To be clear, we aren't just talking about anywhere in SF, specifically this question is about property the city manages for public use.

You can read more here (page 6):

http://www.handgunlaw.us/states/california.pdf

Bainter1212 02-12-2018 6:12 AM

To answer the OP.....there are NO metal detectors at the SF zoo. Physically, you can carry to your heart's content.

Legally, you need to figure that out for yourself.

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Big Jake 02-12-2018 6:14 AM

Concealed is concealed!!!!!!!!!

dk94044 02-12-2018 7:12 AM

No search, no metal detectors, had on my EDC Spyderco and didn't notice until afterwards, not an issue, but also it's a safe place, the tigers won't jump the higher barrier now to maul you after getting high and throwing rocks.

jessdigs 02-12-2018 7:26 AM

So it's looking like while most times having a valid CCW will exempt the holder from gun free zones, this is not the case with city of SF probably.

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Bainter1212 02-12-2018 8:37 AM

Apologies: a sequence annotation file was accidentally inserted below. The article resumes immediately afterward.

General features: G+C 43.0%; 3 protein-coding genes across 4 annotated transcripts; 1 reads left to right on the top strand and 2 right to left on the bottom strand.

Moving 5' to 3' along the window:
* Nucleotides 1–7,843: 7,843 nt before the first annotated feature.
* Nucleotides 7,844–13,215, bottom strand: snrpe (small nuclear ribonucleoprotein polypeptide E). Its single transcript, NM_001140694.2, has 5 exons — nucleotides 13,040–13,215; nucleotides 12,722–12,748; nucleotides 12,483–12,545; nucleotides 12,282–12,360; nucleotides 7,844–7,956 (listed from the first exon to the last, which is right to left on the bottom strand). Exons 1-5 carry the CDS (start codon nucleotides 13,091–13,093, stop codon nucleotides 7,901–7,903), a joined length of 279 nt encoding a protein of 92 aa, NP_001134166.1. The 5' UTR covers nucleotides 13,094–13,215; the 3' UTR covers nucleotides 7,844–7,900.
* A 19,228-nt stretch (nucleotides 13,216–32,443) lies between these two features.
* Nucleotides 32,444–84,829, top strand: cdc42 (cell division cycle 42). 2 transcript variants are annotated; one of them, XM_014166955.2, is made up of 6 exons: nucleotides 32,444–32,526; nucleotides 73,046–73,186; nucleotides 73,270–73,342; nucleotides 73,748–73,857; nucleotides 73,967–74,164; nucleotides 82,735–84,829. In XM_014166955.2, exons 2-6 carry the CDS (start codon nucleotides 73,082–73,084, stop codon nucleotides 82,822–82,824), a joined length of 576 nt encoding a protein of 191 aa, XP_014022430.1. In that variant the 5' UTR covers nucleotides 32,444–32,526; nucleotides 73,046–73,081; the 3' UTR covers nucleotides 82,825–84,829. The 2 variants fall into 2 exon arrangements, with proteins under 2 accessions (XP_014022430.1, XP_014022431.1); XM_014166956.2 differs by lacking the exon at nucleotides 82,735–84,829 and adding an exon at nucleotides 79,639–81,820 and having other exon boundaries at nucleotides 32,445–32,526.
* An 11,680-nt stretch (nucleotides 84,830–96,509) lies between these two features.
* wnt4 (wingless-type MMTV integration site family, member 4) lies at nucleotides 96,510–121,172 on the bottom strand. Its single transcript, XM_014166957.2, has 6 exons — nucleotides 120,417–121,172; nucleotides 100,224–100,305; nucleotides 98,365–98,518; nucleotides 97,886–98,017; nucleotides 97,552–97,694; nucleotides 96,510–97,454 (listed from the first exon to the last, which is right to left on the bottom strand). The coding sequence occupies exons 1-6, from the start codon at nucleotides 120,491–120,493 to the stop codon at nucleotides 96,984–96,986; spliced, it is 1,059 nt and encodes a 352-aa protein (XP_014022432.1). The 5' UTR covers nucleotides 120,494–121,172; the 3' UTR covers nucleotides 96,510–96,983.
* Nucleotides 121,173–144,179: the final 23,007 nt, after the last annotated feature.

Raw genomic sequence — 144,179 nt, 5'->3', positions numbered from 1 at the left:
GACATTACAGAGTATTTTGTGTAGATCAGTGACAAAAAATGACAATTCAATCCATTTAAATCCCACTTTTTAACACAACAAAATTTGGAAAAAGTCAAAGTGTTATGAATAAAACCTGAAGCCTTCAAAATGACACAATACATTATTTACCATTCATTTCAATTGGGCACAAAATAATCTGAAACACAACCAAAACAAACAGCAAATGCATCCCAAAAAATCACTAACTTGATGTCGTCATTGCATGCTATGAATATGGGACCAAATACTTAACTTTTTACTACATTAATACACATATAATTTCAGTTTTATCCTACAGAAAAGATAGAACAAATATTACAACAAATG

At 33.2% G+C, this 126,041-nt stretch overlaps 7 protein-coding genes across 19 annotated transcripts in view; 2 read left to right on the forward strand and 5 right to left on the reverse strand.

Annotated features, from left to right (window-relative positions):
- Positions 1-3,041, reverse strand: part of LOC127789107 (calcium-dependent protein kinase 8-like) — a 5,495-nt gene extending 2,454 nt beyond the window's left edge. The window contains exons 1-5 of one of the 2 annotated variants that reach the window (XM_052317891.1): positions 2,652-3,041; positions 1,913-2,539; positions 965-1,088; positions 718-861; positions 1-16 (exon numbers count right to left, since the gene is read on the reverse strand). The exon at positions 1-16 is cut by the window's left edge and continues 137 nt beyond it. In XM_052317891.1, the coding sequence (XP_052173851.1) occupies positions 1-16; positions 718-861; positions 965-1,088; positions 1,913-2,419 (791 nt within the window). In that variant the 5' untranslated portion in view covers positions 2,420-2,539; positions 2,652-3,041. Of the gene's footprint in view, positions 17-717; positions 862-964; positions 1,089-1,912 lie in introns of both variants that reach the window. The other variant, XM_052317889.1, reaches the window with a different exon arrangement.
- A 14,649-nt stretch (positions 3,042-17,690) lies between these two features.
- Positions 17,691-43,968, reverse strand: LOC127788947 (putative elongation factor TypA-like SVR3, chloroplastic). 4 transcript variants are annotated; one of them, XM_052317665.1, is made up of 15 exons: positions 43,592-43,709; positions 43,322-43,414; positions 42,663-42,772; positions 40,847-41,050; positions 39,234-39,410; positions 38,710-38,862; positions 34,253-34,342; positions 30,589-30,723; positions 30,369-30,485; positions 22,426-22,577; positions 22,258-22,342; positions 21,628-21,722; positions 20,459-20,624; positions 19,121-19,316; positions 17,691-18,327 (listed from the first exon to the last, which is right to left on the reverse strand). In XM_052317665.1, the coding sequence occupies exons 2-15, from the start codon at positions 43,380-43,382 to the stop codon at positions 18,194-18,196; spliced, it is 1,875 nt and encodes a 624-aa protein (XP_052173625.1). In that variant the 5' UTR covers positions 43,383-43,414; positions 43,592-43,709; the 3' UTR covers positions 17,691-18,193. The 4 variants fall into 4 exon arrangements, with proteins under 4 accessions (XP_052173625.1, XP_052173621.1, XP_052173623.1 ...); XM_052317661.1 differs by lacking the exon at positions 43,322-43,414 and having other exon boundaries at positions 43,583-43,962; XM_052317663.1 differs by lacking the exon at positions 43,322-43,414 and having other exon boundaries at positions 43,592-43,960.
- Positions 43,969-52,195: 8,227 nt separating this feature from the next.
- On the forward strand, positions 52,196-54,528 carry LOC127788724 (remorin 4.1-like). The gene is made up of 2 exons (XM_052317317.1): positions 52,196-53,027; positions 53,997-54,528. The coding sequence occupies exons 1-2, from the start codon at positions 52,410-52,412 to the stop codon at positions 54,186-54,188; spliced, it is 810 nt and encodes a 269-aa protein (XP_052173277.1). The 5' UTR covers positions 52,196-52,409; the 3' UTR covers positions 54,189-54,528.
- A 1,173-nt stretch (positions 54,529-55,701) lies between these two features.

Quote:

Originally Posted by dk94044 (Post 21273620)
No search, no metal detectors, had on my EDC Spyderco and didn't notice until afterwards, not an issue, but also it's a safe place, the tigers won't jump the higher barrier now to maul you after getting high and throwing rocks.

LOL

Dk is alluding to an incident a couple of years back where some kids were harassing the tiger at the SF zoo. The tiger then climbed out of it's enclosure and chased the kids. I believe he mauled one of them to death in front of the cafeteria entryway.

Supposedly they fixed the problem with the enclosure. I certainly prefer to have a gun on me in the presence of lions, tiger or bears (oh my!). They also have a male gorilla there that looks like he could rip your limbs off. That enclosure doesn't impress me either.